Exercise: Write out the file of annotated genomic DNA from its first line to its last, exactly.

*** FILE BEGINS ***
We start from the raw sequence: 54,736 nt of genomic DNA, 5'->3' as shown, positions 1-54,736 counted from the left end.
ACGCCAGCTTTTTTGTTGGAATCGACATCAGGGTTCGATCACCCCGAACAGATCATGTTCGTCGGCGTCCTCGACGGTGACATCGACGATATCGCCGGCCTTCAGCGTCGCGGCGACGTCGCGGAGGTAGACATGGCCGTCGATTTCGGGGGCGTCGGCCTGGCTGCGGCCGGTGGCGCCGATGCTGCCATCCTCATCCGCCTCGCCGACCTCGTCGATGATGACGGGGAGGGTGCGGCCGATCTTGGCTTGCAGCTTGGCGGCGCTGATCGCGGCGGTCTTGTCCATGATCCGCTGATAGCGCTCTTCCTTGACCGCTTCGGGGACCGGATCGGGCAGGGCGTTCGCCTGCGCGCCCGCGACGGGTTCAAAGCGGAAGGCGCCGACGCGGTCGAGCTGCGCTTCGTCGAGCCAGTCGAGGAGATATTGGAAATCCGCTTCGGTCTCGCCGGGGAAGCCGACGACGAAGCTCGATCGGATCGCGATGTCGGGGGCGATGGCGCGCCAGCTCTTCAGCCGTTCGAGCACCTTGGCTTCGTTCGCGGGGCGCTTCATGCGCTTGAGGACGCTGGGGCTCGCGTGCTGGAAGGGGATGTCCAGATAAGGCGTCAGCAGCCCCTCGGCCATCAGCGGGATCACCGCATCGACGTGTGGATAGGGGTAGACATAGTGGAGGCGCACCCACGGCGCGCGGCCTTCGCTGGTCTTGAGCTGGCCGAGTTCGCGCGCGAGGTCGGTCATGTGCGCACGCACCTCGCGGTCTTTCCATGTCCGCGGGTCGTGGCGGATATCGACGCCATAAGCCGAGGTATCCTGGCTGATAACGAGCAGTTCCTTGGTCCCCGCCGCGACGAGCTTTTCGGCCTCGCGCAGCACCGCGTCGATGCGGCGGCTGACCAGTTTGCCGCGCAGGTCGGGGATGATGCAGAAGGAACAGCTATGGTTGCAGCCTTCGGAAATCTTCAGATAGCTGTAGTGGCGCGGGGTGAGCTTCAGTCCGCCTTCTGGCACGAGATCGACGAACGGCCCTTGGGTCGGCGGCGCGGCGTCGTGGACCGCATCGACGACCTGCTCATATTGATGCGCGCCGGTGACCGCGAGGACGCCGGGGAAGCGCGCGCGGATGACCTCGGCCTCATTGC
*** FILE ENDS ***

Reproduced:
We start from the raw sequence: 54,736 nt of genomic DNA, 5'->3' as shown, positions 1-54,736 counted from the left end.
ACGCCAGCTTTTTTGTTGGAATCGACATCAGGGTTCGATCACCCCGAACAGATCATGTTCGTCGGCGTCCTCGACGGTGACATCGACGATATCGCCGGCCTTCAGCGTCGCGGCGACGTCGCGGAGGTAGACATGGCCGTCGATTTCGGGGGCGTCGGCCTGGCTGCGGCCGGTGGCGCCGATGCTGCCATCCTCATCCGCCTCGCCGACCTCGTCGATGATGACGGGGAGGGTGCGGCCGATCTTGGCTTGCAGCTTGGCGGCGCTGATCGCGGCGGTCTTGTCCATGATCCGCTGATAGCGCTCTTCCTTGACCGCTTCGGGGACCGGATCGGGCAGGGCGTTCGCCTGCGCGCCCGCGACGGGTTCAAAGCGGAAGGCGCCGACGCGGTCGAGCTGCGCTTCGTCGAGCCAGTCGAGGAGATATTGGAAATCCGCTTCGGTCTCGCCGGGGAAGCCGACGACGAAGCTCGATCGGATCGCGATGTCGGGGGCGATGGCGCGCCAGCTCTTCAGCCGTTCGAGCACCTTGGCTTCGTTCGCGGGGCGCTTCATGCGCTTGAGGACGCTGGGGCTCGCGTGCTGGAAGGGGATGTCCAGATAAGGCGTCAGCAGCCCCTCGGCCATCAGCGGGATCACCGCATCGACGTGTGGATAGGGGTAGACATAGTGGAGGCGCACCCACGGCGCGCGGCCTTCGCTGGTCTTGAGCTGGCCGAGTTCGCGCGCGAGGTCGGTCATGTGCGCACGCACCTCGCGGTCTTTCCATGTCCGCGGGTCGTGGCGGATATCGACGCCATAAGCCGAGGTATCCTGGCTGATAACGAGCAGTTCCTTGGTCCCCGCCGCGACGAGCTTTTCGGCCTCGCGCAGCACCGCGTCGATGCGGCGGCTGACCAGTTTGCCGCGCAGGTCGGGGATGATGCAGAAGGAACAGCTATGGTTGCAGCCTTCGGAAATCTTCAGATAGCTGTAGTGGCGCGGGGTGAGCTTCAGTCCGCCTTCTGGCACGAGATCGACGAACGGCCCTTGGGTCGGCGGCGCGGCGTCGTGGACCGCATCGACGACCTGCTCATATTGATGCGCGCCGGTGACCGCGAGGACGCCGGGGAAGCGCGCGCGGATGACCTCGGCCTCATTGC